In 1995, a thick, dark fog enveloped the music industry – not just in Great Britain, but the USA as well. It loomed large and low, suffocatingly low, and the musky air helped to create an album that UK hip hop artists haven’t even come close to bettering, even though 14 years have since passed. It may well be harsh to say, but British “black” music sporadically leaps into life every 5 years, and then hibernates creatively, overcome by the innovation and brashness of our American cousins. You have the Soul II Soul era in ’89; then trip hop (more of this later) in 1994; house and garage in 1999; hip hop in 2004; and right now, it is all about grime, dubstep and bassline. These, of course, will die a death by 2014, by which time a thrilling new genre will emerge, one that only Britain could have come up with. From the aforementioned trip-hop era, alongside Portishead and Massive Attack – and just before Britpop produced a scene way more interesting than its’ actual music – arrived an artist named Tricky, born of Maxine Quaye.
Yes, M.I.A. wasn’t the first artist to name albums after her parents. Maxine’s offspring named his debut after his late mother, and the mood created is night, dark night. They say an album that sets a particular mood, then helps the listener navigate through it, is the best way to create a memorable work. “Maxinquaye” is a rickshaw driver that invites you in, seats you comfortably in the back, then tapes a bag over your head, refusing to give you any indication of where you are going. Only once you surrender that particular sense will the others work overtime, thus giving you the full aural experience. You must let it wash over you: it is dense, murky, industrial. Yet listen again, in a different mood, and a parallel universe opens up: organic sounds, warmth, samples. “Maxinquaye” is a bewildering album to figure out – the point being that you never will.
In brief, take Tricky – a strange amalgamation of hip hop MC/producer, freeform poet, lots of reverb and snarling bravado – and partner him with clever samples, banging beats, dark concepts and beautiful female singing partners. He isn’t what we now call a “traditional” MC, and this isn’t a straight up hip hop LP, but it does incorporate many of the genre’s principals successfully (rapping, sampling, genre-hopping). It also subverts the obvious anger of “Fuck, shit, bitch, coke, weed and guns” with a more real hatred – that of an actual human being. As people, we feel isolated, we distrust the government, we mourn the loss of loved ones. We don’t all “pour out a little liquor” on a pavement: we cry, punch walls, shout, kick, scream, go practically crazy. “Maxinquaye” buzzes with vitriol that always feels like a shotgun in the hands of someone that real just doesn’t give a fuck. When Tricky raps “hell is round the corner,” he knows from personal experience – he lives there, he practically becomes Death.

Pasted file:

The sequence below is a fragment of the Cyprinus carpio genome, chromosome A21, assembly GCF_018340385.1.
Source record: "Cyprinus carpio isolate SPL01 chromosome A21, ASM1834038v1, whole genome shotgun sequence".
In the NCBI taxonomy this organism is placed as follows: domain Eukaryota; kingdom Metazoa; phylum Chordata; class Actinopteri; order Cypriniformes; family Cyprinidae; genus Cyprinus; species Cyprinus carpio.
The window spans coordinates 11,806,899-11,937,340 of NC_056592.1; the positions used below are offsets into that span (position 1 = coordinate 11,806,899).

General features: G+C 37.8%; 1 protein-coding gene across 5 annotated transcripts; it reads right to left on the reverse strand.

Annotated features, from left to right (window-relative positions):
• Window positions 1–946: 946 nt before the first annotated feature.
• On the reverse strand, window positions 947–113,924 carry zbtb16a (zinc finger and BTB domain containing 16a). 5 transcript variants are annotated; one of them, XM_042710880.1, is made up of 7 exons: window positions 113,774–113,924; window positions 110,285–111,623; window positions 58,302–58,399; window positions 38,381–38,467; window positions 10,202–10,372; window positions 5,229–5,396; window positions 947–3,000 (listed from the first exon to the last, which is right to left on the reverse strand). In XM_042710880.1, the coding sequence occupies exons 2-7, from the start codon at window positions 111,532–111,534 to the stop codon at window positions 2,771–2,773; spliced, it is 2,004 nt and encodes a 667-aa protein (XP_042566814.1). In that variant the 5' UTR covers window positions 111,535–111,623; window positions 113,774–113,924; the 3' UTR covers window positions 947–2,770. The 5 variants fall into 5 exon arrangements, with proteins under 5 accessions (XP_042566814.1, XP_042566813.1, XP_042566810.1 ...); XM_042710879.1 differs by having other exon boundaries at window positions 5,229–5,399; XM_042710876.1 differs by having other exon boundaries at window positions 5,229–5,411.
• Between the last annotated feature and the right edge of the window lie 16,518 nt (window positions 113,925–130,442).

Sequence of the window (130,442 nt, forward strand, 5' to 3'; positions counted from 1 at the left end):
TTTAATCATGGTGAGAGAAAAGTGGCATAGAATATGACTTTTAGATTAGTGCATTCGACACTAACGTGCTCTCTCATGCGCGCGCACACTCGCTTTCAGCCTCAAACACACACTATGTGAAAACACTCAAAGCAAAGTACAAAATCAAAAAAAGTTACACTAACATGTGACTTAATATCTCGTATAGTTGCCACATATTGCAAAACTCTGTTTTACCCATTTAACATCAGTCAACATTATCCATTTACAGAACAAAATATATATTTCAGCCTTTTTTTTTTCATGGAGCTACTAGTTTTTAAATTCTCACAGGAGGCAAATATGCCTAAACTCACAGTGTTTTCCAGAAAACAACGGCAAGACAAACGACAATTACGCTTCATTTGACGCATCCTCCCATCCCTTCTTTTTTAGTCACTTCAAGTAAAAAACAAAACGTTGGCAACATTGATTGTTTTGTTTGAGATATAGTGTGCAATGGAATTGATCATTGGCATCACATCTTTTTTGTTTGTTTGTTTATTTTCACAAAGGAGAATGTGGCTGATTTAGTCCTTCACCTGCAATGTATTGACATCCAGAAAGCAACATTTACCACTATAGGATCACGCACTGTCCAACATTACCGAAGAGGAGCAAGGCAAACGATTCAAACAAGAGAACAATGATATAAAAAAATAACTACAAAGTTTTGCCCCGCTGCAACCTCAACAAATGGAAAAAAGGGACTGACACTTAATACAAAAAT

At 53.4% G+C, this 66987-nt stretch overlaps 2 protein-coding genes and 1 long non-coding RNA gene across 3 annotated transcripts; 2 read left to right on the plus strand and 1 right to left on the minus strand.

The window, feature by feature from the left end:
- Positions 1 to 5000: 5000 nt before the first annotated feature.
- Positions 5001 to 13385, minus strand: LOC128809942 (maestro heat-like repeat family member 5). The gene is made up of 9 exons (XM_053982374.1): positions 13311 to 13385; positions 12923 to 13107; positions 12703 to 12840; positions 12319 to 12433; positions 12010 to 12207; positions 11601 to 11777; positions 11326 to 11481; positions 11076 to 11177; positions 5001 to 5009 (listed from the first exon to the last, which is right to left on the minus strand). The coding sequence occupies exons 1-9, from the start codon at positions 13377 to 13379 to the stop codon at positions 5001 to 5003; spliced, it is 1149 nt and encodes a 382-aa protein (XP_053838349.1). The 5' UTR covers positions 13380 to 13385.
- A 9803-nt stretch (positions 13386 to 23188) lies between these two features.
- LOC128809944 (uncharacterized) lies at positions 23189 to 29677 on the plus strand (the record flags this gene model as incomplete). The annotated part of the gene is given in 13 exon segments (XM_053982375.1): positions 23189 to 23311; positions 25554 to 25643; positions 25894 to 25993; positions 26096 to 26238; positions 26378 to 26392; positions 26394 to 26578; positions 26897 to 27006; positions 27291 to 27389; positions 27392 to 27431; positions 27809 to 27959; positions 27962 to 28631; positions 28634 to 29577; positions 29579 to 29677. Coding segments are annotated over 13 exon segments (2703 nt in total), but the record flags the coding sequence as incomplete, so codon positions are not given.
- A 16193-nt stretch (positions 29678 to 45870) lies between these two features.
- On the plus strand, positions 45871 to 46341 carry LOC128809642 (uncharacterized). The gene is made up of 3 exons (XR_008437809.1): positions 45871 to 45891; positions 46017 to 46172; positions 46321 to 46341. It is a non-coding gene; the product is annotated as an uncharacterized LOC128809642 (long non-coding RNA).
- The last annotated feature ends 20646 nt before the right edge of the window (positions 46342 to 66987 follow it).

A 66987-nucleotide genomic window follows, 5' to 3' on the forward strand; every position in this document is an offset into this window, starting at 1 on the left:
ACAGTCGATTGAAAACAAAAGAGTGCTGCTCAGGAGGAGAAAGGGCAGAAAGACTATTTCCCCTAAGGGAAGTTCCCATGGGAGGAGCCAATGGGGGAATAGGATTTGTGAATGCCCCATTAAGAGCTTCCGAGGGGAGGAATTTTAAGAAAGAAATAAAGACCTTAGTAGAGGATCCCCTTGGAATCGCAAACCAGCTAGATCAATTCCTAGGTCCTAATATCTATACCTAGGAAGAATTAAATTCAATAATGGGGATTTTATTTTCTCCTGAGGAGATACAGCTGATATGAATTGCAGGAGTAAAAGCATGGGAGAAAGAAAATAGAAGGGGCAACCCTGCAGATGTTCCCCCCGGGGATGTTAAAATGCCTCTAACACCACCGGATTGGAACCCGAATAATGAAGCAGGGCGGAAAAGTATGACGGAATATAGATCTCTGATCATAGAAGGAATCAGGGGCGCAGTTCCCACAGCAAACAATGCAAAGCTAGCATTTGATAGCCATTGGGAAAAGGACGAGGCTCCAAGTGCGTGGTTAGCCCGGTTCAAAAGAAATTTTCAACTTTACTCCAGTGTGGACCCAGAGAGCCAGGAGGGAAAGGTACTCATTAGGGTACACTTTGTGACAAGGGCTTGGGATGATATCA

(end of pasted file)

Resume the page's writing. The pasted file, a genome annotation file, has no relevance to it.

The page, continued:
The first half of the LP is sample heavy, with the latter portion only containing one significant (and pretty damn huge) sample. As for the singer, Martina, allegedly plucked from complete obscurity, her dulcet tones provide the perfect contrast to the frequently harsh sonics, and the simmering anger of Tricky’s lyrics. This is Public Enemy’s overbearing bile, reformatted into a sinister suggested threat. From the opening “Overcome” – which leads seamlessly into the tribal/Asian drums of “Ponderosa” – we enter a world which gives few clues conceptually, but musically throws everything at the wall in order to see what sticks. “Black Steel” suddenly springs into rock, whilst the double-act of “Hell Is Round the Corner” gives the album a breakthrough moment. Utilising the same Isaac Hayes sample that Portishead administered so effectively on “Glory Box,” Tricky raps in hushed tones, with lines that many a now-suburbanite can still recite off-by-heart (“Juice me, seduce me, Dress me up in Stussy”). Goldfrapp turns up on the original downbeat of “Pumpkin,” and later on, a sample of Michael Jackson’s “Bad” is cleverly spun on “Brand New You’re Retro” to thrilling effect.
Taking a potential listener through individual songs seems somewhat pointless, since, as an album, “Maxinquaye” is practically flawless. It also plays almost perfectly from start to finish, delivering on the twisted vision that originated in Tricky’s mind. The raw – yet inexplicably sweet – vocals of Martina provide the little light needed to give the darkness contrast, to give the futility of it all just a touch of hope. Musically, it sticks to a task – creating a dark mood – and sticks to it faithfully throughout, by tearing up the pre-existing rulebook. As I sit here now, late at night, the rain pelting the roof tiles, the wind howling through minute cracks, Tricky’s masterpiece is simply perfect. His laconic drawl, the brooding lyrics, his masculine/feminine vocal affections, and his astonishing beats – we were provided with a glimpse of perfection in 1995, and almost a decade and a half later, you would be hard-pressed to find a better album by ANY black British artist. This album will stay the course, ’til Death do us part.